As the first black boy to be born in the town’s Princess Royal hospital, Stephen “Papa Burky” Burke of the Earth Rocker sound system found himself at the vanguard of this changing culture. “I built my first boxes [speaker cabinets] out of cardboard when I was 16,” he says. “It sounded brilliant in my bedroom, but when I took it into a bigger hall the amplifier started smoking. I realised there was a bit more to it …”
The sound systems that evolved were complex feats of engineering. Because commercially available speakers were prohibitively expensive and could not provide the bass needed to fill a large venue, kids such as Burke learned joinery in order to build their own. Then came the electronics. Earth Rocker’s electrical work was carried out by local man Pete “Woody” Wood, who went on to work with Ultravox and a number of other 1980s bands.
However, other sound systems were less professional. Brooks is full of tales of system builders stealing wood from timber yards or loudspeakers from garage forecourts. He even claims to have forgone wearing underpants and socks to save the cash for electrical cables. “To get big you need to build,” he says. “Once you’re big enough, you don’t need to do dem things.”
The rush to keep ahead of rival sounds systems often meant driving in the dead of night to Nottingham, where the latest Jamaican reggae imports or pre-releases were exchanged at clandestine meetings held in car parks. Once they were safely back home, the sound system operators would scribble over the record labels with marker pens so their competitors would not be able to see what they were playing.
"It was all about having the freshest records and the biggest sound," says Huxtable. "So they’d have echo chambers, syn-drums, wardrobe-sized cabinets with 18in drivers. Everything was geared to getting the maximum power from the amplifiers. Reggae sound systems always run in the red, so things have to be highly engineered so you don’t burn things out."
Although every system sounded different, a common link could be found in shape of the Matamp. Hans Alfred “Mat” Mathias was a Holocaust refugee who started an electronics shop on King Street. Eventually, he found himself hand-building amplifiers for the local sounds, who preferred valve systems to transistors because of the warmer bass they produce. Pictured in the book, wearing a crisp white shirt and tie, Mathias looks more lab technician than reggae man, but his company became internationally renowned.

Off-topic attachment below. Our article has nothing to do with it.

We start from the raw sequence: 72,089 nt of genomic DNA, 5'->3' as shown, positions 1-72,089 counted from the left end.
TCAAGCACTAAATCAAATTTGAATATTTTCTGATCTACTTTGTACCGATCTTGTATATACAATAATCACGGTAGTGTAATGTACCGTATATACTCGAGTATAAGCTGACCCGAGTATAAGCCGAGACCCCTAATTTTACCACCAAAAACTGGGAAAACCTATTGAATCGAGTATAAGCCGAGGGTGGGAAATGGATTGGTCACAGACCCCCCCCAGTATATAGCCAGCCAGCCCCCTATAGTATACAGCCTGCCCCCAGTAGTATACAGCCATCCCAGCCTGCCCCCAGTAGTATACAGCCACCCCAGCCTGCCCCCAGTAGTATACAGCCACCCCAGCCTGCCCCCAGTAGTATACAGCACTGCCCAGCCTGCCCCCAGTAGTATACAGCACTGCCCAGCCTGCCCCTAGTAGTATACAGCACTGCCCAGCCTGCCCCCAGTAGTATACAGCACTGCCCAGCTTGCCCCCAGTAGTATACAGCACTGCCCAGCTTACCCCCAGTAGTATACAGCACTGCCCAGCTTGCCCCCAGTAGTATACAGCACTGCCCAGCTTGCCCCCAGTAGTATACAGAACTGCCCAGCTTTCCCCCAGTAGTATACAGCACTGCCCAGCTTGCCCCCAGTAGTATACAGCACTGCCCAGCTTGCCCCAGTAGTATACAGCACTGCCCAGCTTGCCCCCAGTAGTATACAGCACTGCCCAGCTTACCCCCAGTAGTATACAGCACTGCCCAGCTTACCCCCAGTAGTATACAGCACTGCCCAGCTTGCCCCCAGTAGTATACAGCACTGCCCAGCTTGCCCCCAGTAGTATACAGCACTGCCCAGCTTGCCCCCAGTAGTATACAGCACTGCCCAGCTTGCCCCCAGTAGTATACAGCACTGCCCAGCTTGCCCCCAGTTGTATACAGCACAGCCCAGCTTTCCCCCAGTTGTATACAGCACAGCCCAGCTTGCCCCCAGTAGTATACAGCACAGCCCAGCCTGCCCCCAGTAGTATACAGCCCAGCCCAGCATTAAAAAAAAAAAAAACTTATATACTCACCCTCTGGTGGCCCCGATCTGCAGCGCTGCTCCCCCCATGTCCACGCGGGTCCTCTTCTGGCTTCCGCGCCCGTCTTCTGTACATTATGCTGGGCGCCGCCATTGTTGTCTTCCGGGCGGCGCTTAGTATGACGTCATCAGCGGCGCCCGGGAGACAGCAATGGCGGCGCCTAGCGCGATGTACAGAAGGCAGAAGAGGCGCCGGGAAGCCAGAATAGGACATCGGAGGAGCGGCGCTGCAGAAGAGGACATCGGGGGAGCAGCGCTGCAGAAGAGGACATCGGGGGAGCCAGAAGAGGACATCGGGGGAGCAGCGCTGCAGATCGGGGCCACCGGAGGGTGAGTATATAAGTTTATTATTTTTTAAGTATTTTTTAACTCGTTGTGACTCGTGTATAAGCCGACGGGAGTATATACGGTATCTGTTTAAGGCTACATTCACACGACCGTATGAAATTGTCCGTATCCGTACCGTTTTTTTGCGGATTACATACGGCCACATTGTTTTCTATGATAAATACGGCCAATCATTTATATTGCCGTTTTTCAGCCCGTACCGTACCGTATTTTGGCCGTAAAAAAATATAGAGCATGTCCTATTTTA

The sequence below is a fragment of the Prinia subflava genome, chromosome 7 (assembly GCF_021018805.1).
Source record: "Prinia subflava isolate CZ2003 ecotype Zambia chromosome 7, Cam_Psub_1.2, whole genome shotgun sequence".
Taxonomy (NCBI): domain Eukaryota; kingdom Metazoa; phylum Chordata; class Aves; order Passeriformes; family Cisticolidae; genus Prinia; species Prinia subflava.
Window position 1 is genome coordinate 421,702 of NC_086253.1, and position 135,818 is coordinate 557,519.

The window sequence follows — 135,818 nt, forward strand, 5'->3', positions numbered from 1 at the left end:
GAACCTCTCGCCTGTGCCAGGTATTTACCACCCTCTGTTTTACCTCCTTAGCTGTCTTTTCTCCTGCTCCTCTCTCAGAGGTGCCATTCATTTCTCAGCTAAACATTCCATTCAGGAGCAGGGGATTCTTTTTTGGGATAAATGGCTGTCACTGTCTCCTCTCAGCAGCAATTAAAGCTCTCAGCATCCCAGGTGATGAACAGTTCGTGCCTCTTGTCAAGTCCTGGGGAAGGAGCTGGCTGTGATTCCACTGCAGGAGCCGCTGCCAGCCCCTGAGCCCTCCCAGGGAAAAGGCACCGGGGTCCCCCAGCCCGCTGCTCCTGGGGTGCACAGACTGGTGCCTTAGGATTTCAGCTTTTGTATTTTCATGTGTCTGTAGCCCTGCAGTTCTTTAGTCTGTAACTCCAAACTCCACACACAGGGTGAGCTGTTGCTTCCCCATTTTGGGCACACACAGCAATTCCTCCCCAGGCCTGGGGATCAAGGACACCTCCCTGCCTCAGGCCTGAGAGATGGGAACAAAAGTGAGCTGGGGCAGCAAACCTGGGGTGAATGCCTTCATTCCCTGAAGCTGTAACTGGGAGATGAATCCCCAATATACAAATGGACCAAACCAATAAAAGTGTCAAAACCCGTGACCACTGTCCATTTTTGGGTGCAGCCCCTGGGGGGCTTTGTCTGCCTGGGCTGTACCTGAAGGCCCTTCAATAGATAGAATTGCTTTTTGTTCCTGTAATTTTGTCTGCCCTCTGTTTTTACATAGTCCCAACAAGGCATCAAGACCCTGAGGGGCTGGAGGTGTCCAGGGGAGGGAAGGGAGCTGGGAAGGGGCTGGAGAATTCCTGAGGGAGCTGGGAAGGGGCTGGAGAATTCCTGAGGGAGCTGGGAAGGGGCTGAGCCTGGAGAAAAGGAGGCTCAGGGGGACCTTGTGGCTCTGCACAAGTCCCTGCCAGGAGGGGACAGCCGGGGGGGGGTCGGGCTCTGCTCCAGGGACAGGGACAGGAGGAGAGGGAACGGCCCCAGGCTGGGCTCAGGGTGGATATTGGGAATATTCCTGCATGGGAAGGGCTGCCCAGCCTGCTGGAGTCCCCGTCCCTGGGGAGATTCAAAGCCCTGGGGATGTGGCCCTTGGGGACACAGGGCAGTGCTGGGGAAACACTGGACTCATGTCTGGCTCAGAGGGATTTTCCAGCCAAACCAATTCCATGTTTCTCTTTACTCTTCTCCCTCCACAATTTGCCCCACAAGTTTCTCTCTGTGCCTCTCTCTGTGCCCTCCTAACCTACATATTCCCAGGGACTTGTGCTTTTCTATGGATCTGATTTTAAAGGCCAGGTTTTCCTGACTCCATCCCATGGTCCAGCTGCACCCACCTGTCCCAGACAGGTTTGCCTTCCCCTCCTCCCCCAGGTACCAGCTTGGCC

"Mat was a German Jewish man making amplifiers for West Indians in Yorkshire," says Ian Smith, whose band the Inner Mind recorded in a tiny studio that Mathias operated near his shop. "You couldn’t make it up. He sold chocolate, cigarettes and amplifiers."
A white man, whose reggae band were happily accepted in Caribbean clubs, Smith typifies the era’s cheery openness. Although racism did exist in Huddersfield, anyone – black, white or Asian – was welcome in clubs such as Venn Street and Arawak. The reggae clubs even accepted punk bands: Burke remembers curiously venturing in to see Adam and the Ants at Venn Street.
As the scene expanded, shops including Steve’s Records and Music City sprung up. Local band Jab Jab provided backing for Dave & Ansell Collins on Top of the Pops in 1971, when the Jamaican duo reached No 1 with the classic Double Barrel. When another Huddersfield group, the Groovers, recorded a cover version of Bob Marley’s Bend Down Low during a trip to London, the man himself paid them a visit in the studio.
But, for many young black men, sound system culture provided something deeper than entertainment or the chance of financial success. It offered empowerment, education and a voice.
"With a sound system and a microphone, you can become a history teacher," says Armagideon’s Donovan Brown aka D.Bo General. "You can tell people things that aren’t on the television. It’s about identifying yourself and waking people up to what they can achieve."
Today, there is little left of this vibrant scene. Venn Street was demolished in 1992 to make way for a car park, and more sound systems faded away with the closure of other key venues.